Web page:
Research shows such laws are not effective at protecting marginalized students from bullying or discrimination.

While Idaho is currently the only state to legislate whether transgender student athletes can play sports, many state high school athletic associations have developed their own policies, which also vary widely from state to state. For more on these associations' policies, see 
Trans Athlete's tracking. Additionally, while the other policies on this map only apply to K-12 settings, Idaho's law applies to both K-12 and higher education.

Recommended citation:
Movement Advancement Project. "Equality Maps: Safe Schools Laws." https://www.lgbtmap.org/equality-maps/safe_school_laws. Accessed [date of access].
Trevor Lifeline - (866-488-7386) - You can call the Trevor Lifeline to connect with a trained volunteer counselor who is ready to listen. It’s free and available 24 hours a day, 7 days a week.

Percent of Adult LGBTQ Population Covered by Laws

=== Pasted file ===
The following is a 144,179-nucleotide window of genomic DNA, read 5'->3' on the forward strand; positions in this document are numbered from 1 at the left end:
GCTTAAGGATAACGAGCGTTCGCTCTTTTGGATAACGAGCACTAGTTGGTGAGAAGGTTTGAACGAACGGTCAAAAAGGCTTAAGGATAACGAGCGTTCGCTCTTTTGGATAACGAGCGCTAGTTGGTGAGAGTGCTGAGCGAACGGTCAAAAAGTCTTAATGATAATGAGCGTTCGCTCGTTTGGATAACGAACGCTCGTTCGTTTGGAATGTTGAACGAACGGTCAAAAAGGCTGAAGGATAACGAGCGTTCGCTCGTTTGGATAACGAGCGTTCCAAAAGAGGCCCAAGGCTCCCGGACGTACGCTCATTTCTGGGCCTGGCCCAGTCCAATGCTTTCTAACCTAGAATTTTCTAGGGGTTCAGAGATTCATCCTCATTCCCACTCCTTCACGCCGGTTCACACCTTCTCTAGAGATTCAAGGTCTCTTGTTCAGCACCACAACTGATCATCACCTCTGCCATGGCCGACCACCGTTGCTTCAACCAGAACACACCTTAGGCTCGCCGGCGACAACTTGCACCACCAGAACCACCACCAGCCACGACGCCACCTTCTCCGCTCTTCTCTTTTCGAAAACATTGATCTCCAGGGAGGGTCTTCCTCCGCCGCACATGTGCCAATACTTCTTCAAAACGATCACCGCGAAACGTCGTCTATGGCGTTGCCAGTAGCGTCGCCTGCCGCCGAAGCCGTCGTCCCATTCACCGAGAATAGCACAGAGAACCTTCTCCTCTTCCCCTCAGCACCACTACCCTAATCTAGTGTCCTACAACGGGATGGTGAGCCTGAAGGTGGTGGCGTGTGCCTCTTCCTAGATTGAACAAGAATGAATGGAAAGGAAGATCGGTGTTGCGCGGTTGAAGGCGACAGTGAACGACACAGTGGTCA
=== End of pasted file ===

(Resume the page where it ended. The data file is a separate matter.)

*Note: These percentages reflect estimates of the LGBTQ adult population living in the 50 states and the District of Columbia. Estimates of the LGBTQ adult population in the five inhabited U.S. territories are not available, and so cannot be reflected here.

12%

12 % of LGBTQ population lives in states with "Don't Say Gay" regulations that prohibit teachers from discussing LGBTQ issues

2%

2 % of LGBTQ population lives in states that prohibit enumeration in anti-bullying and anti-discrimination policies

1%

1 % of LGBTQ population lives in states that have laws preventing transgender students from participating in sports consistent with their gender identity

85%

85 % of LGBTQ population lives in states that have no anti-LGBTQ school laws or regulation

Key
  • State has law that only covers sexual orientationLaw covers sexual orientation